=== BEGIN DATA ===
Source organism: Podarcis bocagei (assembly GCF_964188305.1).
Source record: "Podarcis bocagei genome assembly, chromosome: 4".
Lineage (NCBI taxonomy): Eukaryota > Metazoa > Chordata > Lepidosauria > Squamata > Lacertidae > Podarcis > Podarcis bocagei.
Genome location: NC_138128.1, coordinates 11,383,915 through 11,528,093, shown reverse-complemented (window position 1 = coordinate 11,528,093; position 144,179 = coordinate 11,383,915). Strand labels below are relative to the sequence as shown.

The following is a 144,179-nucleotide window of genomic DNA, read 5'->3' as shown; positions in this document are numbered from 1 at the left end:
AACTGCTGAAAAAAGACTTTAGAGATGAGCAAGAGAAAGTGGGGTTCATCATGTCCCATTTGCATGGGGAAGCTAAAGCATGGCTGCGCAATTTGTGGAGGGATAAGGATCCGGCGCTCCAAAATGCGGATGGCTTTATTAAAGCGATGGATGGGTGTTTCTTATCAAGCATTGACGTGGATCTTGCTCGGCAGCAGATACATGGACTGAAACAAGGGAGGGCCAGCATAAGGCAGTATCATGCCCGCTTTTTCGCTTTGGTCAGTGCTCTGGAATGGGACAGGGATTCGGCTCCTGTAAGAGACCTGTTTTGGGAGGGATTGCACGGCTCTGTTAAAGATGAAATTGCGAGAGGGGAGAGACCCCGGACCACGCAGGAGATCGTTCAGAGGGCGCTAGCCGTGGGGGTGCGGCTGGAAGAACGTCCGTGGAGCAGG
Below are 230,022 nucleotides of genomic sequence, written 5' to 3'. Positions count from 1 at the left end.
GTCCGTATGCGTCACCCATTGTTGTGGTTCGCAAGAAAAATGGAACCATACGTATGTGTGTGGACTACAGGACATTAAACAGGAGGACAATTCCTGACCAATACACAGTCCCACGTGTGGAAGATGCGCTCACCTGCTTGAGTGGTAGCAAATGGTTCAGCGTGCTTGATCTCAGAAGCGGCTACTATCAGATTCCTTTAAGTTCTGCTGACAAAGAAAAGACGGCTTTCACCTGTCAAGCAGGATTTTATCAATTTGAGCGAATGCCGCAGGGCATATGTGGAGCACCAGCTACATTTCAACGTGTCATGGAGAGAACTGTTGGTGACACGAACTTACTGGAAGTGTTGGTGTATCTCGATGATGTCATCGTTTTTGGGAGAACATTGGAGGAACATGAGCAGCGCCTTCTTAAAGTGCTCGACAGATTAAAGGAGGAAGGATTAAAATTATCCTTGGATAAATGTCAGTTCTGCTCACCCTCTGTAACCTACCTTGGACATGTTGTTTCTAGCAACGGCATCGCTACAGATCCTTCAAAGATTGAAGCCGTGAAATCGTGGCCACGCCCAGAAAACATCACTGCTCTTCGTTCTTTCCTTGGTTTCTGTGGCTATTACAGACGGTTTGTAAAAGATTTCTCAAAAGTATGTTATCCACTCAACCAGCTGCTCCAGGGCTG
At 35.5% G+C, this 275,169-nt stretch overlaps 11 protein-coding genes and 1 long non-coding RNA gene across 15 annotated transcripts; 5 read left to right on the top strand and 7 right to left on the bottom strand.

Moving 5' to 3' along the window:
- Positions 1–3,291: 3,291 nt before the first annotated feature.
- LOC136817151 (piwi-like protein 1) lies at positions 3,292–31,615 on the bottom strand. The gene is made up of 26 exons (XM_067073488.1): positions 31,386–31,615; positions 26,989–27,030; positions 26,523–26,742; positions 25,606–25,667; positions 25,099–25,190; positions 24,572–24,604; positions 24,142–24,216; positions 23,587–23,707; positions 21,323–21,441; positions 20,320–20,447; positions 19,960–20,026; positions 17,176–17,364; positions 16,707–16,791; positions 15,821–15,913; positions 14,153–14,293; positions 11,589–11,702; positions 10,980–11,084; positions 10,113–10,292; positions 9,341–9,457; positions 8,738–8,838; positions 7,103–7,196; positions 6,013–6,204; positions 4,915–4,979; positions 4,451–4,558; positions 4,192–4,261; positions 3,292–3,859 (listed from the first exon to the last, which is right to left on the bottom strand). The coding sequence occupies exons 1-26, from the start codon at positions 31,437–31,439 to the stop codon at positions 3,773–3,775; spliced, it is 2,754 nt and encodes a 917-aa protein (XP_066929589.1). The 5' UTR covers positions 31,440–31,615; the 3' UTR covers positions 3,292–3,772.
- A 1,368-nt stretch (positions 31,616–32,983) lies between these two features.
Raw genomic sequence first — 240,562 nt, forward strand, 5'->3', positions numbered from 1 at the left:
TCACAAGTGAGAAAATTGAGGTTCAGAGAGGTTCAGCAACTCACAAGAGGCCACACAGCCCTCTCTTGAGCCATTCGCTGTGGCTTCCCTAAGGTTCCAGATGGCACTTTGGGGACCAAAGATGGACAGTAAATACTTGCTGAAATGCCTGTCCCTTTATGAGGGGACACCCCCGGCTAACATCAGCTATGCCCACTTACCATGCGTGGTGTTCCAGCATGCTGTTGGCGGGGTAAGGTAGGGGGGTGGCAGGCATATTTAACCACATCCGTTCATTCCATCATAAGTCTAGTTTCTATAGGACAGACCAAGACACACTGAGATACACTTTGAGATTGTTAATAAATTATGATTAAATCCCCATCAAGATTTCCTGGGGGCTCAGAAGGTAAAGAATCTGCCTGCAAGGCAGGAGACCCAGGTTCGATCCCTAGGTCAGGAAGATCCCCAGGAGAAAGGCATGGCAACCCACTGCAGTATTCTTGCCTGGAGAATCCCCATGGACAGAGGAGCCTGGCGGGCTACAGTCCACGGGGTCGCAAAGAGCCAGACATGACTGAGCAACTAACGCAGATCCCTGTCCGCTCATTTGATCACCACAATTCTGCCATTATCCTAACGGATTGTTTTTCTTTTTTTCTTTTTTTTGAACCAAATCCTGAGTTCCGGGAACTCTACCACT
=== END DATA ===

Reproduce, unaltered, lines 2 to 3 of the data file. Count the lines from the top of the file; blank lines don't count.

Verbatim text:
Source record: "Podarcis bocagei genome assembly, chromosome: 4".
Lineage (NCBI taxonomy): Eukaryota > Metazoa > Chordata > Lepidosauria > Squamata > Lacertidae > Podarcis > Podarcis bocagei.